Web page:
Saturday, December 31, 2022

Mary the Mother of God (Luke 2:16-21)


 Any of the feasts of Our Lady always remind me of one thing: what God can do through any human being who has an open heart. God does not need greatness, just an open heart.


You could be given the impression that it would have been easier for Mary than for other people because she was without sin. However, the fact that she was without sin means that she would have been more sensitive to evil than others and would have suffered more because of it than anyone else. From what we know in the Scriptures, she suffered from the time that the Angel appeared to her and told her that God was asking her to be the mother of Jesus. She was already legally married to Joseph, but not living with him, as was the tradition with Jewish marriages. Now she was pregnant before she came to live with Joseph in a way that was impossible to explain or understand from a human point of view. So how would Mary explain this to Joseph? What embarrassment, fear and tension there must have been for her. You can imagine how people talked about her. And it wasn’t explained to Joseph until the last moment just as he was about to divorce her.


The birth of Jesus was in very difficult circumstances. They then had to flee in the middle of the night when they found out that Herod was going to try and kill the child.


Later on, Mary and Joseph lost Jesus for three days. During his public ministry she watched as the tension was building up with people for and against Jesus. And finally the arrest, torture and death of Jesus. But Mary never gave up hope. She continued to believe that God would make sense of it. After the resurrection she stayed with and encouraged the Apostles as they waited for the gift of the Spirit before Pentecost.


If you take any of those situations that Mary found herself in, you can imagine from a human point of view how we could see many of them as her life ‘going wrong.’ Why would God allow all the misunderstanding over her pregnancy? Why didn’t He allow Joseph to understand it straight away? Why all the public humiliation? Remember that she was only fourteen or fifteen when she became pregnant. How could God allow a death threat against Jesus just after his birth? Why did He have to go through all the rejection during his public ministry? Why did such an innocent man have to be tortured and killed? Yet all of those events fitted together perfectly in God’s plan.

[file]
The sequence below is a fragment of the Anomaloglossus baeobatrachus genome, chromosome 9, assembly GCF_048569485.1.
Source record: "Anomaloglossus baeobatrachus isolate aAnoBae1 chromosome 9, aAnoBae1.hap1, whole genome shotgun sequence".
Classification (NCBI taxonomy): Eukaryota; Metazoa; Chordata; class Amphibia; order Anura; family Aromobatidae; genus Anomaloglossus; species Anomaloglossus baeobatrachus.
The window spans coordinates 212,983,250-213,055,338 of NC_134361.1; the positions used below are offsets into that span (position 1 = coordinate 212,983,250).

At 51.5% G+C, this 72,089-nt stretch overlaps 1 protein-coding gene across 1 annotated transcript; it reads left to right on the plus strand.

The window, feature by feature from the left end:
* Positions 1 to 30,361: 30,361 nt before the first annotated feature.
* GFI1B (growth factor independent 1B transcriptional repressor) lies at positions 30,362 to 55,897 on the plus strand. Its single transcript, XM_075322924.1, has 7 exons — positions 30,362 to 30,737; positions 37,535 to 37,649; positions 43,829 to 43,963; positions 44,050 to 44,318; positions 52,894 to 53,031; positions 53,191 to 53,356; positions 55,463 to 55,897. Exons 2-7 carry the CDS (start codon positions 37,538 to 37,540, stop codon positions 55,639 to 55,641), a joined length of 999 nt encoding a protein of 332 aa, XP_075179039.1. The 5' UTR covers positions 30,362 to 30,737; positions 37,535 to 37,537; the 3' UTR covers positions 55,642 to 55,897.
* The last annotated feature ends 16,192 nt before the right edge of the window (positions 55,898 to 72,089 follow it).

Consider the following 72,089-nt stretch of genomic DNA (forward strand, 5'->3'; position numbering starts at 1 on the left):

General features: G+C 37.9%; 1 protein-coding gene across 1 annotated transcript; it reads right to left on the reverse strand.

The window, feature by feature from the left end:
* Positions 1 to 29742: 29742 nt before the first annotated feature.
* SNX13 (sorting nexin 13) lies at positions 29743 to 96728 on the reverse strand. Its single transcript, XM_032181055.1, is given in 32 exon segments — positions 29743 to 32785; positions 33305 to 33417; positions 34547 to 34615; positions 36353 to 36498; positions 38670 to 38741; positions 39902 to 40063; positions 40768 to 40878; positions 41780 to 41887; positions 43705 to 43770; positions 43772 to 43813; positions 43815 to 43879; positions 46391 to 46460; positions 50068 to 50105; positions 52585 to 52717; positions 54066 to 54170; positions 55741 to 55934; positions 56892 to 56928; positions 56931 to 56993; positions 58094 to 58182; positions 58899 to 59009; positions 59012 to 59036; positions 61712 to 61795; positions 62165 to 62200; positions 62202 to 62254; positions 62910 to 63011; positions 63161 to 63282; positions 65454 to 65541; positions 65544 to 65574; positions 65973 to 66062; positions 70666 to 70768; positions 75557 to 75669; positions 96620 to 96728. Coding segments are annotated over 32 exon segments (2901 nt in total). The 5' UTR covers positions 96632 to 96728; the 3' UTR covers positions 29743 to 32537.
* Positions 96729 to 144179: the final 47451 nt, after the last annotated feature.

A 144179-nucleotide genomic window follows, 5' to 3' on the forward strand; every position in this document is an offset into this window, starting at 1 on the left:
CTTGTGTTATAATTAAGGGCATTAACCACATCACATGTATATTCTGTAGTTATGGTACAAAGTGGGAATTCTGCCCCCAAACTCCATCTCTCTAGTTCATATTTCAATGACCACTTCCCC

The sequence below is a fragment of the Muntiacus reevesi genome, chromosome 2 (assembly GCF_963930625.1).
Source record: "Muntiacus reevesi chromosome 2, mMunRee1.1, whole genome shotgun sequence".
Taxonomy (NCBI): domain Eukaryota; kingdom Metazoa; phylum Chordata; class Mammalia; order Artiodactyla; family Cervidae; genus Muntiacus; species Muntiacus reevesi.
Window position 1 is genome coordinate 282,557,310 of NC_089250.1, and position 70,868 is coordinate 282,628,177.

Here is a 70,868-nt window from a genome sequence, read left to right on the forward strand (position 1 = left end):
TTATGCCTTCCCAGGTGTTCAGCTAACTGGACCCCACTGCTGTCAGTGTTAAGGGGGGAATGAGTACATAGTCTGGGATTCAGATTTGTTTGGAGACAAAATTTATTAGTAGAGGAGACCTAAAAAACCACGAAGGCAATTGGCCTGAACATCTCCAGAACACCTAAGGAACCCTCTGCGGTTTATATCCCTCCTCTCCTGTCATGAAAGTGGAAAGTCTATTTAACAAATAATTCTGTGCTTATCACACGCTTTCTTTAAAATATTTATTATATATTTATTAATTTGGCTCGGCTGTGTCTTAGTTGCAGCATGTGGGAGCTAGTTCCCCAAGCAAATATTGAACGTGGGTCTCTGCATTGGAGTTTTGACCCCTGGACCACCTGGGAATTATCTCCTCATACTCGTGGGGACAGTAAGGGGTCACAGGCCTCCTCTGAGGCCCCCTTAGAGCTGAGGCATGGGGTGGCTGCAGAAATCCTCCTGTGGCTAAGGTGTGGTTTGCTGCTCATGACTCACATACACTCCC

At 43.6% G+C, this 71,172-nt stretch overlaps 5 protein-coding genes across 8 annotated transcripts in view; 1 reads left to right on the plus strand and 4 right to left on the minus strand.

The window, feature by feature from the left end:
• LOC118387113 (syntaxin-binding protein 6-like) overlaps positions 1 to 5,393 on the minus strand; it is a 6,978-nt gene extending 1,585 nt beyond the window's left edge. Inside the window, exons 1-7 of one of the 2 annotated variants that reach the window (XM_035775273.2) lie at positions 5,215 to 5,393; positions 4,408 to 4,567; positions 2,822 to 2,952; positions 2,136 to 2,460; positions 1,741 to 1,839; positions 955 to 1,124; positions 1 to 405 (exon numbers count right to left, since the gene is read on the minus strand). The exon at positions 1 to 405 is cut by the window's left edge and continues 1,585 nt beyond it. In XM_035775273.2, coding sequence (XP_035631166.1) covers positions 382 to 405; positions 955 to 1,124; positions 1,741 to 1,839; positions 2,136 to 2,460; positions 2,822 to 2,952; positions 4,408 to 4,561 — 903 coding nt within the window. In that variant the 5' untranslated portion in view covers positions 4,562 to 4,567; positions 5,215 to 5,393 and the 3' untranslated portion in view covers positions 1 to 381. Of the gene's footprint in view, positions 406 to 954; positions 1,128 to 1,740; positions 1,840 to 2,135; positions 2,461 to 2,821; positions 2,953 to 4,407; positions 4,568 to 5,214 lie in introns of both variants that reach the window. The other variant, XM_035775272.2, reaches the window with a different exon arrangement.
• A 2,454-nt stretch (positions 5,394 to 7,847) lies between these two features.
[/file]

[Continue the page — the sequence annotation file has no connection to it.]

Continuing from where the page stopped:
Star of the Sea

Now think of your own life. Think of all the things that you think of as having gone wrong. The unexpected changes, sicknesses, jobs unfairly lost, painful marriage breakups, the death of a child. How could God allow all these things to happen when He loves us so much? Yet if you look back at the life of Our Lady, it reminds us that there is a bigger picture, which doesn’t make any sense to us now. It will only make sense when we look back after we have gone to heaven. That’s one reason why the life of Our Lady is so important. We remember many of the events in her life when everything seemed to go wrong, but now we see played their part in God’s plan. Do you think there is any event in her life that she would now say to God would be better if it hadn’t happened?


Over the centuries Mary has appeared in many parts of the world, particularly over the last century. Many of those apparitions have been officially recognized, some not yet. What is significant in each place, is that what she says is nearly always the same. She tells us that we cannot exist without God, that we need to turn away from sin and obey the Commandments. We need to read Scripture, go to Mass and to pray and fast. She is always pointing us to Jesus. It is never about herself. She tells us that we need to confess our sins often, yet sadly very few people feel the need for this. I wonder who convinced them that it is not necessary? She also tells us that we cannot live without God. Our life makes no sense without God. We will only be on this earth for a short time, so we need to be careful how we use our time. It always makes me sad when I see or hear of people who get obsessed with money and material things, as if that was the answer to everything. It is also sad to see how people can become obsessed with power, which so often leads to the suffering of others. If God the Father sends Our Lady to us, then we need to listen to what she is telling us, because this is what God is telling us. If we try and live without God we will destroy ourselves, which is what we see happening around us. But what is also important is that the messages, just like the Gospel, are messages of hope, because God is merciful and God will always take us back if we sincerely repent. But our lives don’t make any sense apart from God. God must be at the center.

Think for a moment of all the time we spend preparing for our career on earth. Think of all the time an energy you put into preparing your children so that they will have a good life on earth. How much time do we spend preparing for what comes after this life. This life will soon be over. The world to come will never end.